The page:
A few weeks after moving into our apartment complex, which actually seems to double as a retirement home, we were greeted by a delicate little old lady. She spoke Spanish at an unsympathetic speed and the only thing we could really grasp was her name, Valentina. She lives on the floor below us, meaning she has to hike about 60 stairs to reach her apartment. She can often be found standing outside her apartment looking at the plants, knocking on her neighbor’s door or sweeping in her pajamas.
One day in October we passed her on our way back from lunch. For the first time, she stopped us to chat and we desperately tried to comprehend what she was saying, giving lots of head nods, “si-s,” or “no entiendo-s.” Although there was a huge language barrier, she had this knack for sucking us in, providing no opportunities for escape.
We understood that she wanted to invite us in for lunch and we tried to explain that we had literally just eaten. Either she didn’t understand or this didn’t matter, because we quickly found ourselves being pulled into her apartment by our wrists.
She made us a place at her table and went to the kitchen to finish preparing the cocido, a traditional dish from Madrid.
She came back to the dining room a little panicked as she tried to explain that she had forgotten bread. We didn’t understand what the problem was, but she quickly disappeared out the door, wearing only her bathrobe and pajamas, leaving us alone in her apartment.
Spencer and I sat there with her talkative bird named Cholo wondering if this is what the Spanish version of Hansel and Gretel would look like. Should we try to escape? Would Cholo rat us out? Or should we just stay and risk being shoved into the oven?
After about 15 minutes, she returned with the bread, ready to serve us our second lunch of the day.
I had no idea what cocido was, but as soon as I saw it, I pathetically realized it was my worst nightmare. It was one of those situations where I needed to claim I had food allergies or just suck it up and eat it. I wasn’t even the slightest bit hungry and it contained beans, apples and chunks of unknown meat in stew form–just a few of my favorite things. I know this is pathetic, but I’m a huge baby about food and I just didn’t know how I was going to swallow this, but I also I didn’t know how to express fake allergies in Spanish, so I ate it, only gagging a little into my napkin.
Just when I thought it couldn’t get any worse, she took my full glass of water and poured it into one of her plants, replacing it with Sunny-D. I hate Sunny-D and I never wanted Sunny-D. I chugged the glass, then replaced it with water again. I guess Valentina thought I was still a little short on my vitamin D intake for the day because again, she took my water and dumped it into her plant. This was a battle I was never going to win.
As Valentina fired off in Spanish sometimes speaking to us and sometimes to Cholo, we were never really sure who the conversation was directed toward, I couldn’t help but notice the scene unfolding on her television screen. We were surrounded by religious figurines and Jesus dolls, but on the TV was a terrifying movie full of nudity and sex. When I wasn’t gagging, I couldn’t help but giggle at the situation. Spencer and I exchanged several glances at one another, wondering how we were ever going to escape this situation.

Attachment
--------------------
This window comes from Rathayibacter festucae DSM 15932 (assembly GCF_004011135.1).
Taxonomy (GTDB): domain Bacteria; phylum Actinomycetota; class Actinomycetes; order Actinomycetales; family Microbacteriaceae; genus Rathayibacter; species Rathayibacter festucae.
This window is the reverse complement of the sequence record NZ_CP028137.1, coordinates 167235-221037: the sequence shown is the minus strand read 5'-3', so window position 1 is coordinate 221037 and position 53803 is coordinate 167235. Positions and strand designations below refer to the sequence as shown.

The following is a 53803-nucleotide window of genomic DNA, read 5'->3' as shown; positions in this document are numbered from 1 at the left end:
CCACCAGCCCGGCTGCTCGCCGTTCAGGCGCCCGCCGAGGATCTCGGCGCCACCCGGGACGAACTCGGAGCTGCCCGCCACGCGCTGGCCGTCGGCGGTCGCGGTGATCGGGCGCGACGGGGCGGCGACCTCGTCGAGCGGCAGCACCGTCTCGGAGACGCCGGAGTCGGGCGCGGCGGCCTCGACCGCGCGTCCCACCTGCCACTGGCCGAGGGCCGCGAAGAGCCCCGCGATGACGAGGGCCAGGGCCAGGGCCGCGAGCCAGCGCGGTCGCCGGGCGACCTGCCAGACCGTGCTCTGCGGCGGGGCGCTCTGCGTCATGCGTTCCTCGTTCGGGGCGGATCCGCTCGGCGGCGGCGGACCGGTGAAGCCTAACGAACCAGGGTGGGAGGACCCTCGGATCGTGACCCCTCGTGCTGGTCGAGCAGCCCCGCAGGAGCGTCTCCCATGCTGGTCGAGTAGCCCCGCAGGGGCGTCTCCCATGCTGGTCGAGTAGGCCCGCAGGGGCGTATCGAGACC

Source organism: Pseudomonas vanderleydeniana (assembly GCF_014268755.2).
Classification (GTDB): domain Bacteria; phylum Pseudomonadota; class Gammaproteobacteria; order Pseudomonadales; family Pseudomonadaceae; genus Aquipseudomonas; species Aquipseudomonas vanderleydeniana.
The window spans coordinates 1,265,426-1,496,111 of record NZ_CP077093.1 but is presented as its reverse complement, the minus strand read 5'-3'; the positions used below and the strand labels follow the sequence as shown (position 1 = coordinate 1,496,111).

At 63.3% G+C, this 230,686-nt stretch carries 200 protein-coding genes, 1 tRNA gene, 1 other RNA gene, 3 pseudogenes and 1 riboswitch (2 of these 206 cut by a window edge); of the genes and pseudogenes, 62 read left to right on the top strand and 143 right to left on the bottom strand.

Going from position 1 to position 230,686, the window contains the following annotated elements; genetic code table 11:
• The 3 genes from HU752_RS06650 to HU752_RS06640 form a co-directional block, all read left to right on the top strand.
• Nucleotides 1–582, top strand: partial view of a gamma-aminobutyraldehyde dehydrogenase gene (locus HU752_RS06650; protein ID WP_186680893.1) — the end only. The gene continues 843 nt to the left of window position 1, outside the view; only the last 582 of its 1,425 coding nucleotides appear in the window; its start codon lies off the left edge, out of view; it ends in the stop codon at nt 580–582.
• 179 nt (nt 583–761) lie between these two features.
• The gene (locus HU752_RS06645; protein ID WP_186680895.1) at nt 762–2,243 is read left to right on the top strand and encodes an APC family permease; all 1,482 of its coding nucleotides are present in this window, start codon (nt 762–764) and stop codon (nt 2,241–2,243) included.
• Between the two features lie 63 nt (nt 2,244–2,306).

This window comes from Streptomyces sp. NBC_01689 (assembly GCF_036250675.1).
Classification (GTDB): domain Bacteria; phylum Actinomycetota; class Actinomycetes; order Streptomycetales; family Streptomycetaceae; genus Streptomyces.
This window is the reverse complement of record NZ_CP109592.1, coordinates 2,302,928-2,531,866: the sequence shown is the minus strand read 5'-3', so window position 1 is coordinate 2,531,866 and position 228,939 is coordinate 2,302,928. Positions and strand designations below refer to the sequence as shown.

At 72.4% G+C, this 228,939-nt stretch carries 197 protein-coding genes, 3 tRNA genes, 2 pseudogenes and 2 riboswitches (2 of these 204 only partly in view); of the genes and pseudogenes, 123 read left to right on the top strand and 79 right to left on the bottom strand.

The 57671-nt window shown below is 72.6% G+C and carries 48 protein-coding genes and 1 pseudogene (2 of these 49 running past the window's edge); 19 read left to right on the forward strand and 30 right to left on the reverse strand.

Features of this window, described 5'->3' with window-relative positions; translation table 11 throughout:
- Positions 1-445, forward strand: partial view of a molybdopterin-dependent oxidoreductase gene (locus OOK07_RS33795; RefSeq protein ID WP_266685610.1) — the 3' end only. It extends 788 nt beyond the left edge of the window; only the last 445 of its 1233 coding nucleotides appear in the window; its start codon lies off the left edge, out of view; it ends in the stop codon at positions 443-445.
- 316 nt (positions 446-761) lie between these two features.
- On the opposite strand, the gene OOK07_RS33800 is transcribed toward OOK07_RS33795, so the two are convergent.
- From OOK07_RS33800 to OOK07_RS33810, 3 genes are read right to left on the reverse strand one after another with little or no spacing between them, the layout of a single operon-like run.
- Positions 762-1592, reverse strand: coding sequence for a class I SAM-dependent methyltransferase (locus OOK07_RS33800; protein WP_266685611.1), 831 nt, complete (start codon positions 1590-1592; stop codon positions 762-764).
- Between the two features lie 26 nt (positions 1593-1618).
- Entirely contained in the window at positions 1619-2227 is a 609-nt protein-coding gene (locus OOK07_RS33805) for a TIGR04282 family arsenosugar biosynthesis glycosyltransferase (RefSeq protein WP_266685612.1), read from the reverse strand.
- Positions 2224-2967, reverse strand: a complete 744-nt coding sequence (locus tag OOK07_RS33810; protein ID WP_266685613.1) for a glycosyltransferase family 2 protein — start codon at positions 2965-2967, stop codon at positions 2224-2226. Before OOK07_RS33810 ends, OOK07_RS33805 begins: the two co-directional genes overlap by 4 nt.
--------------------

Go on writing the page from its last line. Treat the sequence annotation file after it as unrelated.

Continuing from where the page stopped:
After lunch, she pulled out some “gummy” candies. They may or may not have been as old as her, but they were solid as a rock and she insisted that we eat them. You just don’t say “no” to Valentina.
After some really compelling conversation (Valentina doesn’t speak a lick of English… I seriously can’t imagine we were very entertaining lunch guests), she invited us back over for dinner. She also said if we ever have visitors in Spain, they could stay in her apartment with her. The more the merrier, or something like that.
And after a solid two hours we were free.
We have since been dragged back into the apartment by our wrists one or two more times. I definitely played the allergy card one time, but she accused me of not wanting to get fat. Although our Spanish has improved, she is still wildly difficult to understand, and we just wave and run when we see her now. Sometimes, she even comes and knocks on our door to ask for various things… including money.
More recently, I encountered Valentina downstairs with a group of six other elderly ladies. I was slightly uncomfortable as I watched an intense situation unfold. Lots of shouting and hand gestures and I was sure it was all directed at little old Valentina. But as I continued to observe the situation, I realized they weren’t fighting. They were just trading hair dyes.
Maybe just a lonely little old lady, I hope we made her day by sharing lunch with her. I wish we could provide her with more compelling companionship, but until then, we’ll just continue to smile and wave and run up or down the stairs.